The iPhone Camera is Better Than You Think

March 1, 2009 by  
Filed under Features & Editorials

There are many things the iPhone does well although for those interested I’ve also reviewed Just the Bad Points. Traditionally the iPhone’s infamously basic camera would feature in the latter category lacking a high resolution, autofocus, flash, zoom, image stabilisation but (and this is a big but) it isn’t nearly as bad as it is made out to be.

The reasons for this are a reasonably quick shutter action, decent low light performance and good colour reproduction. There is also a trick to getting half decent pictures with the iPhone camera: the photo is only taken when your finger is removed from the camera icon so you can prep shots much as you would with a standard compact or DSLR.

Now the iPhone camera is never going to be in the same league as dedicated cameraphones but just look what can be done with a little effort…

No Macro Mode but It's Not the End of the World

No Macro Mode but It Isn't the End of the World


Even Action Shots Aren't Impossible

[nggallery id=2]

They’re not anywhere up to the standard of these samples, but here are some of my own efforts in recent times – most of which were taking during difficult lighting conditions.

[nggallery id=3]

Great credit to Photocritic for putting together an exhaustive gallery illustrating many brilliant examples of top notch iPhone photography. If you’re hungry for more then check out the full array from the link below.

Link: Photocritic – 100 Amazing iPhone Photos

Apple iPhone 3G

February 14, 2009 by  
Filed under Reviews

A (relative) oldie but a goldie. This controversial handset is still the device I get most questions about, bar none, so let’s clear up these issues once and for all.There has never been a mobile phone which more embodied the spirit of JtBP because boy-oh-boy are the good points good (in fact revelatory and revolutionary), but as for the bad points – well… Read more

Google Android vs. Mobile Mac OS X

January 4, 2009 by  
Filed under Features & Editorials

If the launch last week of the wonderfully impressive INQ1 didn’t make it abundantly clear, there is an intense war now being fought across the mobile phone landscape and it has nothing to do with megapixels, gigabytes or even – despite what mainstream advertising might tell you – touchscreens. In fact, this war has nothing to do with hardware at all because at very long last it appears dopey manufacturers are getting the message that specsmanship is nothing without a solid foundation of software craftsmanship.It’s a simple, yet much ignored notion that if you want a handset to be used to its full potential it must have a GUI intuitive enough to entice consumers to make the learning process seem worthwhile. After all, if you equipped a car with a circular saw blade instead of a steering wheel, no one would learn how to drive.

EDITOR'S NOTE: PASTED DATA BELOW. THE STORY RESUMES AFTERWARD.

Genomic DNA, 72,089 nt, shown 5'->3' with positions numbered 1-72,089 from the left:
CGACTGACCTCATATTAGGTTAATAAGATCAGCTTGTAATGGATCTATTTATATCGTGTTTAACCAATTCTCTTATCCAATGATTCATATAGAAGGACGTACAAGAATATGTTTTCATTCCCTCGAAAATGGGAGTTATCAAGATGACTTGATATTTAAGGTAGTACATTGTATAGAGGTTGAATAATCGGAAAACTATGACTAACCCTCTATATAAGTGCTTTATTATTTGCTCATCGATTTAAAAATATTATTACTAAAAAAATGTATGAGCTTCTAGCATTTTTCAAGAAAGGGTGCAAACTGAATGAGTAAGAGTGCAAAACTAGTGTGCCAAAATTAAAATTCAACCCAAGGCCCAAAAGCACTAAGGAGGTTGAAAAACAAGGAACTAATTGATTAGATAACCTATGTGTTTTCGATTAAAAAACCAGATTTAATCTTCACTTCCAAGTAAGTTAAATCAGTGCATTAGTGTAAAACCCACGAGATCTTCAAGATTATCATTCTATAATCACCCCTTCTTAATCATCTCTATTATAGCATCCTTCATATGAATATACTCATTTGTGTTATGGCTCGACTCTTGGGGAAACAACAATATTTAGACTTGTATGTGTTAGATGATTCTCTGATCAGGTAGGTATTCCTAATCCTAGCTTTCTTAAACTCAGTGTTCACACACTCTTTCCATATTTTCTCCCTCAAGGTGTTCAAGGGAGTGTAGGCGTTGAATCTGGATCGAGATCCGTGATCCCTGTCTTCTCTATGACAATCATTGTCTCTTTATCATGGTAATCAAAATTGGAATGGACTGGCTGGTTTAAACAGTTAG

The reason for this change is simple and polarising. No, not the Apple iPhone – if that’s what you thought you’ve missed the point. It is mobile Mac OS X, the game changing software platform which turns a nicely designed but also in many ways flawed slab of a handset into such an incredible product. You’ve heard it all before: where both the iPhone and iPhone 3G flourish is in terms of usability for despite a number of spec sheet faux pas both generations are a joy to use, an intuitive quantum leap for the sector which has seen perhaps the best examples of convergence to date and the creation of devices which actually encourage owners to use all their featur… *SNORE*Yep, boring. Grandpa Simpson boring. Mind numbingly, spirit crushingly boring.Why? Well, don’t get me wrong – the industry clearly needed the iPhone to kick it up the backside using boots fitted with steel toecaps and a cattle prod but to be almost two yearson from the original iPhone announcement and still find ourselves eulogising about how wonderful/slick/fun the handset is to use is as much an insult to Apple’s vapid rivals as it is a credit to Cupertino. We’re in the tech industry for Heaven’s Sake! Do you think we enjoy prattling on about this every time the latest example of ill-thought out steroid induced specsmanship from the Far East turns up on our desks? No, it’s dull, dull, dull – until now…
You see Microsoft might have ambitious plans for Windows Mobile (6.5 and 7 are both scheduled to launch in 2009), Symbian might evolve beyond all recognition now the newly formed Symbian Foundation is going open source and with the Storm RIM might finally hit back against the iPhone which outstripped total combined BlackBerry sales in recent months.

On the other hand, there’s a quirky little company headquartered in Mountain View, California that has actually gone out there and done it. It’s name is Google – I’m guessing you’ve heard of it – and with the uncanny knack of turning everything it touches into gold, the search giant formed the Open Handset Alliance to create what is currently the most ambitious and exciting alternative to mobile OS X on the market.

Attractive, intuitive, App Store rivalling and – vitally – open source, Android is handset free, network free and yes, free. Praise be, the mobile market suddenly got interesting again.

So with this in mind let’s take a closer look at the two most exciting platforms of the moment and see what there is to choose between them and where their future lies. Ding, Ding – Round One…

This is a sample, read the full editorial at TrustedReviews

Copyright for all reviews, editorials and features on this site belong to their respective publishers. All samples published on this website are via prior agreement with those publishers and serve to act as a portfolio and centralised location for all my work. Contact me at should you wish to commission me or supply review samples, press releases or arrange meetings.